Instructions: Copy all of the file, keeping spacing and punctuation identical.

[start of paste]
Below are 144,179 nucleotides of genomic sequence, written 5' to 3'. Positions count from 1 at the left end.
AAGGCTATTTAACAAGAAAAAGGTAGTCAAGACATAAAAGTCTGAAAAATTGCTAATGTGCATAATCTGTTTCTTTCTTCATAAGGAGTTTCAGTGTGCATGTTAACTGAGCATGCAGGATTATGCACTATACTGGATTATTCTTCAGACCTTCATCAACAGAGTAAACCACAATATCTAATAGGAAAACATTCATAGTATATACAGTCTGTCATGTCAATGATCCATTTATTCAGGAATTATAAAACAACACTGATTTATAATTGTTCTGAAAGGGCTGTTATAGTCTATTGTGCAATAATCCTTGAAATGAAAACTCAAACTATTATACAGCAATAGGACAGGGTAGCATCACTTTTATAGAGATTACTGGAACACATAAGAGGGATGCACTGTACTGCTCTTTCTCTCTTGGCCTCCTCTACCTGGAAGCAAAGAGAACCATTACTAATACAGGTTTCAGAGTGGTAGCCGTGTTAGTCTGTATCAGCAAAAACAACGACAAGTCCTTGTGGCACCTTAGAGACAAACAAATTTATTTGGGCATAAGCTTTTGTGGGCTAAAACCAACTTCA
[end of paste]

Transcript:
Below are 144,179 nucleotides of genomic sequence, written 5' to 3'. Positions count from 1 at the left end.
AAGGCTATTTAACAAGAAAAAGGTAGTCAAGACATAAAAGTCTGAAAAATTGCTAATGTGCATAATCTGTTTCTTTCTTCATAAGGAGTTTCAGTGTGCATGTTAACTGAGCATGCAGGATTATGCACTATACTGGATTATTCTTCAGACCTTCATCAACAGAGTAAACCACAATATCTAATAGGAAAACATTCATAGTATATACAGTCTGTCATGTCAATGATCCATTTATTCAGGAATTATAAAACAACACTGATTTATAATTGTTCTGAAAGGGCTGTTATAGTCTATTGTGCAATAATCCTTGAAATGAAAACTCAAACTATTATACAGCAATAGGACAGGGTAGCATCACTTTTATAGAGATTACTGGAACACATAAGAGGGATGCACTGTACTGCTCTTTCTCTCTTGGCCTCCTCTACCTGGAAGCAAAGAGAACCATTACTAATACAGGTTTCAGAGTGGTAGCCGTGTTAGTCTGTATCAGCAAAAACAACGACAAGTCCTTGTGGCACCTTAGAGACAAACAAATTTATTTGGGCATAAGCTTTTGTGGGCTAAAACCAACTTCA